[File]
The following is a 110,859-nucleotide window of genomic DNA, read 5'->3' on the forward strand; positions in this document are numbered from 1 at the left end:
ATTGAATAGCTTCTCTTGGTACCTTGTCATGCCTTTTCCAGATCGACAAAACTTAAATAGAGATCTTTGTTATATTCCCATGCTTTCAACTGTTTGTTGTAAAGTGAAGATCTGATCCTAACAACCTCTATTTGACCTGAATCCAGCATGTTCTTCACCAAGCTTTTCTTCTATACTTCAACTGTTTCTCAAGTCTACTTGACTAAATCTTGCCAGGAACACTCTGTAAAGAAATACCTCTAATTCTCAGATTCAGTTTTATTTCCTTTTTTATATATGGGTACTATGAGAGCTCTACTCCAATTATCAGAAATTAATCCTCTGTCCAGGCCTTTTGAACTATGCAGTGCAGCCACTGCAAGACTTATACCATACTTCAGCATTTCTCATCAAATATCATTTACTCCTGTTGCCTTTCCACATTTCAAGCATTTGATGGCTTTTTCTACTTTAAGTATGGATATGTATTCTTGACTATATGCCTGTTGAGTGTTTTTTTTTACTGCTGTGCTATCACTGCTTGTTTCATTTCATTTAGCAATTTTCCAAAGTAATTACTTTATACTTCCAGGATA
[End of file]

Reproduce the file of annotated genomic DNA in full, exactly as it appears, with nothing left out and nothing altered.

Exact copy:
The following is a 110,859-nucleotide window of genomic DNA, read 5'->3' on the forward strand; positions in this document are numbered from 1 at the left end:
ATTGAATAGCTTCTCTTGGTACCTTGTCATGCCTTTTCCAGATCGACAAAACTTAAATAGAGATCTTTGTTATATTCCCATGCTTTCAACTGTTTGTTGTAAAGTGAAGATCTGATCCTAACAACCTCTATTTGACCTGAATCCAGCATGTTCTTCACCAAGCTTTTCTTCTATACTTCAACTGTTTCTCAAGTCTACTTGACTAAATCTTGCCAGGAACACTCTGTAAAGAAATACCTCTAATTCTCAGATTCAGTTTTATTTCCTTTTTTATATATGGGTACTATGAGAGCTCTACTCCAATTATCAGAAATTAATCCTCTGTCCAGGCCTTTTGAACTATGCAGTGCAGCCACTGCAAGACTTATACCATACTTCAGCATTTCTCATCAAATATCATTTACTCCTGTTGCCTTTCCACATTTCAAGCATTTGATGGCTTTTTCTACTTTAAGTATGGATATGTATTCTTGACTATATGCCTGTTGAGTGTTTTTTTTTACTGCTGTGCTATCACTGCTTGTTTCATTTCATTTAGCAATTTTCCAAAGTAATTACTTTATACTTCCAGGATA